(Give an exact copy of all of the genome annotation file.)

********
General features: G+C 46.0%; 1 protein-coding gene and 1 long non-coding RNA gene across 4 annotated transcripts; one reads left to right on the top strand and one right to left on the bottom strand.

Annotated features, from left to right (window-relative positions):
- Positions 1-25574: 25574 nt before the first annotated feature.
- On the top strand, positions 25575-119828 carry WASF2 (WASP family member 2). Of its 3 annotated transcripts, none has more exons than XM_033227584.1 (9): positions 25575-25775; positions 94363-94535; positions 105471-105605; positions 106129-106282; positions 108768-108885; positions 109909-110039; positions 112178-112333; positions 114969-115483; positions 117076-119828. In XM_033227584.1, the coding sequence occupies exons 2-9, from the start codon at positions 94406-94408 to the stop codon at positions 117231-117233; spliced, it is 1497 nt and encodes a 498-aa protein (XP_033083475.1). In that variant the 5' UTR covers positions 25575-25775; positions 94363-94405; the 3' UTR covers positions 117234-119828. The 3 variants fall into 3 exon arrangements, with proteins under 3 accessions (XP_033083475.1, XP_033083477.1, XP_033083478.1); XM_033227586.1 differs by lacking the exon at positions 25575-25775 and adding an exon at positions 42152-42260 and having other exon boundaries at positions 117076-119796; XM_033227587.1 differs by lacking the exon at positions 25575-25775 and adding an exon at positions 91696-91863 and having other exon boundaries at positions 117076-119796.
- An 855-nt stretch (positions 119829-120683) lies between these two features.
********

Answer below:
General features: G+C 46.0%; 1 protein-coding gene and 1 long non-coding RNA gene across 4 annotated transcripts; one reads left to right on the top strand and one right to left on the bottom strand.

Annotated features, from left to right (window-relative positions):
- Positions 1-25574: 25574 nt before the first annotated feature.
- On the top strand, positions 25575-119828 carry WASF2 (WASP family member 2). Of its 3 annotated transcripts, none has more exons than XM_033227584.1 (9): positions 25575-25775; positions 94363-94535; positions 105471-105605; positions 106129-106282; positions 108768-108885; positions 109909-110039; positions 112178-112333; positions 114969-115483; positions 117076-119828. In XM_033227584.1, the coding sequence occupies exons 2-9, from the start codon at positions 94406-94408 to the stop codon at positions 117231-117233; spliced, it is 1497 nt and encodes a 498-aa protein (XP_033083475.1). In that variant the 5' UTR covers positions 25575-25775; positions 94363-94405; the 3' UTR covers positions 117234-119828. The 3 variants fall into 3 exon arrangements, with proteins under 3 accessions (XP_033083475.1, XP_033083477.1, XP_033083478.1); XM_033227586.1 differs by lacking the exon at positions 25575-25775 and adding an exon at positions 42152-42260 and having other exon boundaries at positions 117076-119796; XM_033227587.1 differs by lacking the exon at positions 25575-25775 and adding an exon at positions 91696-91863 and having other exon boundaries at positions 117076-119796.
- An 855-nt stretch (positions 119829-120683) lies between these two features.